Q. Are the green and orange colored tortilla wraps more nutritious than regular tortillas since they are made with vegetables?
A. No. So little spinach and tomatoes are used to make spinach and tomato tortillas that the nutritional difference between colored and regular tortillas is negligible. The 4 to 6 percent of daily value for vitamin A or C that may be found on labels of some of these specialty tortillas is not enough to qualify them as a good source of these nutrients.
It's more important to choose tortillas that are made from whole grain and not refined flour, and to pay attention to calorie differences stemming from tortilla size and the amount of fat added.
Make vegetables a major part of the filling, and perhaps have an extra salad to accompany your wrap to get the important nutritional value vegetables provide.
Q. You talk about changing the proportions of meat and vegetables in stews and casseroles to make them more healthful. How do I do that to my favorite recipe?
A. Start with your usual stew or casserole recipe and check how much meat, chicken or seafood it contains. If the recipe calls for more than 2 or 3 ounces per person, reduce the amount.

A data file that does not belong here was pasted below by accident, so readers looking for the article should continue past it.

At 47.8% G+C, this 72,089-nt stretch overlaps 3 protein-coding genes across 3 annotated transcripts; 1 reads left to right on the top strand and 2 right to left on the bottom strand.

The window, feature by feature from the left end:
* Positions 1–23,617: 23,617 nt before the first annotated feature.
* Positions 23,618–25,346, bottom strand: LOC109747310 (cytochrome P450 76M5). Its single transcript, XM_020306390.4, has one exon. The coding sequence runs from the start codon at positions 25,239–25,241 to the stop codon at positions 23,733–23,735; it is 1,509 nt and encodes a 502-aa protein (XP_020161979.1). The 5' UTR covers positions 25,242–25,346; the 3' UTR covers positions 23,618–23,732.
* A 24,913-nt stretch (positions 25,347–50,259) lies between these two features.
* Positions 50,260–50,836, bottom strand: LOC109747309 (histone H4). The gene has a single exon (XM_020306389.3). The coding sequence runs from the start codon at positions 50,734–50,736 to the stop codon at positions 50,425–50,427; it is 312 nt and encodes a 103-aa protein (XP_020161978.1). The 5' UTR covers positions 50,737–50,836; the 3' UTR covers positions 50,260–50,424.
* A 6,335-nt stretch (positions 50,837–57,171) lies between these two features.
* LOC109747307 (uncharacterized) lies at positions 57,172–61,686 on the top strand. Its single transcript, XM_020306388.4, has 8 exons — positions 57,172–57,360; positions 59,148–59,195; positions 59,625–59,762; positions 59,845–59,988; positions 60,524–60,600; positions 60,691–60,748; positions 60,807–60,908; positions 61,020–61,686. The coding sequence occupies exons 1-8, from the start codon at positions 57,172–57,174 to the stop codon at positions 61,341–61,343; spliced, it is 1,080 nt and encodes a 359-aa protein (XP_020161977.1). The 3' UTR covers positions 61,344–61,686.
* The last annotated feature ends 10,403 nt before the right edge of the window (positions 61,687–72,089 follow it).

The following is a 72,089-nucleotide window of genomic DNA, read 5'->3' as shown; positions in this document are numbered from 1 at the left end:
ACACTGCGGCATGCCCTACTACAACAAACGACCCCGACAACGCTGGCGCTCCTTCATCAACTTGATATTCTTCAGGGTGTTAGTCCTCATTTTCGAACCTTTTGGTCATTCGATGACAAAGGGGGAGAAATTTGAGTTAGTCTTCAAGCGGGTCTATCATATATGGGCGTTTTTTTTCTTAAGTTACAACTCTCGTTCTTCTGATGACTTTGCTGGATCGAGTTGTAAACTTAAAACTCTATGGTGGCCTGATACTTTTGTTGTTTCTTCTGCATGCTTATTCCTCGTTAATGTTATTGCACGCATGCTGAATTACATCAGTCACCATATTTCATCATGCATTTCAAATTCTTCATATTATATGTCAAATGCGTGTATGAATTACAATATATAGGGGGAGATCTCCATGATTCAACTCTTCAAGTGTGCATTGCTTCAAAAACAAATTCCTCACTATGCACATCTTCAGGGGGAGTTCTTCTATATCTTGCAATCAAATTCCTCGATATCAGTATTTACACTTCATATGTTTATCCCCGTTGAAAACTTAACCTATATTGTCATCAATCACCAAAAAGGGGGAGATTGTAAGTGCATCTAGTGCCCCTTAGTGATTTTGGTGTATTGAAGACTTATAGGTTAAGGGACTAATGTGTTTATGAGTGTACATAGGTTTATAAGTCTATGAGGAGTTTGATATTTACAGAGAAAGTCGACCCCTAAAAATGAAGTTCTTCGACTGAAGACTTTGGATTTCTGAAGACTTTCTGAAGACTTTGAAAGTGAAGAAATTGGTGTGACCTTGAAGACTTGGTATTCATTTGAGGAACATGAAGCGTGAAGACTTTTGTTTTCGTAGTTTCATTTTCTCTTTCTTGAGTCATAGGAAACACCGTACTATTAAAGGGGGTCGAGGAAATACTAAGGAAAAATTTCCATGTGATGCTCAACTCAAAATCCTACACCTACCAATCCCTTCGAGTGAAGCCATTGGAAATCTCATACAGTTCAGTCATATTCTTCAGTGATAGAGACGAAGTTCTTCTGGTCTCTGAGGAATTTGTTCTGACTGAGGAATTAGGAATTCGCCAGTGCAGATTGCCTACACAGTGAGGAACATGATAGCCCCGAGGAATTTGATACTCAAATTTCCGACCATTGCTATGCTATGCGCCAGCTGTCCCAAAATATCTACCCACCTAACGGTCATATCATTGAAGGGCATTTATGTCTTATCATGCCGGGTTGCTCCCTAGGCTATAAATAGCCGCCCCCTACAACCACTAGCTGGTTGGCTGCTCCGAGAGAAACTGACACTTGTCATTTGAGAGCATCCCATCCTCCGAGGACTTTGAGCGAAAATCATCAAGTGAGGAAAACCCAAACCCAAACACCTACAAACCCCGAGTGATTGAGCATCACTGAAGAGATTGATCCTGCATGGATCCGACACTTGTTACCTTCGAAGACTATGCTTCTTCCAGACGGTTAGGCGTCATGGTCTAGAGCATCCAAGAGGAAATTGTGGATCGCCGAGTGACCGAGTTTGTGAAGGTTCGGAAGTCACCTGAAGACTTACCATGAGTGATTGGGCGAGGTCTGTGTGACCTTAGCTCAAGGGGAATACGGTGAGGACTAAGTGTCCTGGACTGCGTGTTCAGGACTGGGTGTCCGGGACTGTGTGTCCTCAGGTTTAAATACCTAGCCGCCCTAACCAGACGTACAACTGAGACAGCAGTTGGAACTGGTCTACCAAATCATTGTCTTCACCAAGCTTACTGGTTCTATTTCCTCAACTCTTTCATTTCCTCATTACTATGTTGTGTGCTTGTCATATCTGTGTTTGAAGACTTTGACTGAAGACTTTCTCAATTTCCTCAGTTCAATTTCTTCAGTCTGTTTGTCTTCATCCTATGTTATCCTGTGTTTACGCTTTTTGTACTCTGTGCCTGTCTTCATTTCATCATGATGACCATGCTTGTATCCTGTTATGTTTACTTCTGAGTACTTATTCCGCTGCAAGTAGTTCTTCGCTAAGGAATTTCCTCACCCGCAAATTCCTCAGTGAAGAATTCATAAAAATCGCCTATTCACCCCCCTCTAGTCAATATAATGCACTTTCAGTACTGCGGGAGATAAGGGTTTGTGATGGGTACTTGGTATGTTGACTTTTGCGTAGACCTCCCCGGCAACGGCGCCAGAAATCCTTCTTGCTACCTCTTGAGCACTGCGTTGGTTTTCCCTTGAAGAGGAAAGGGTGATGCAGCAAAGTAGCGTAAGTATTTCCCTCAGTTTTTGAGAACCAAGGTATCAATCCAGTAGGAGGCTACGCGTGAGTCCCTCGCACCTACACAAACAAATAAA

For dishes that contain dried beans, you can reduce the meat even further or omit it completely because beans are good sources of protein and key minerals that meat provides. If your recipe doesn't contain beans, feel free to add them anyway. Aim for about a ½ cup of cooked beans per serving.
Next, increase the amount of vegetables to make up for the amount of meat you eliminate. If the recipe calls for only a few vegetables, add one or two other vegetables for better variety and more nutrients. Aim for at least a ½ cup -- preferably one cup or more -- of vegetables per serving. You may need to add a little more broth, tomato sauce or other liquid in the dish to keep the same consistency.
If you need ideas, check plant-focused recipes like those at the American Institute for Cancer Research. You can use them as is, or feel free to play with them, making a sort-of hybrid between something that's been your usual and the healthier, more plant-based dish.
• Provided by the American Institute for Cancer Research.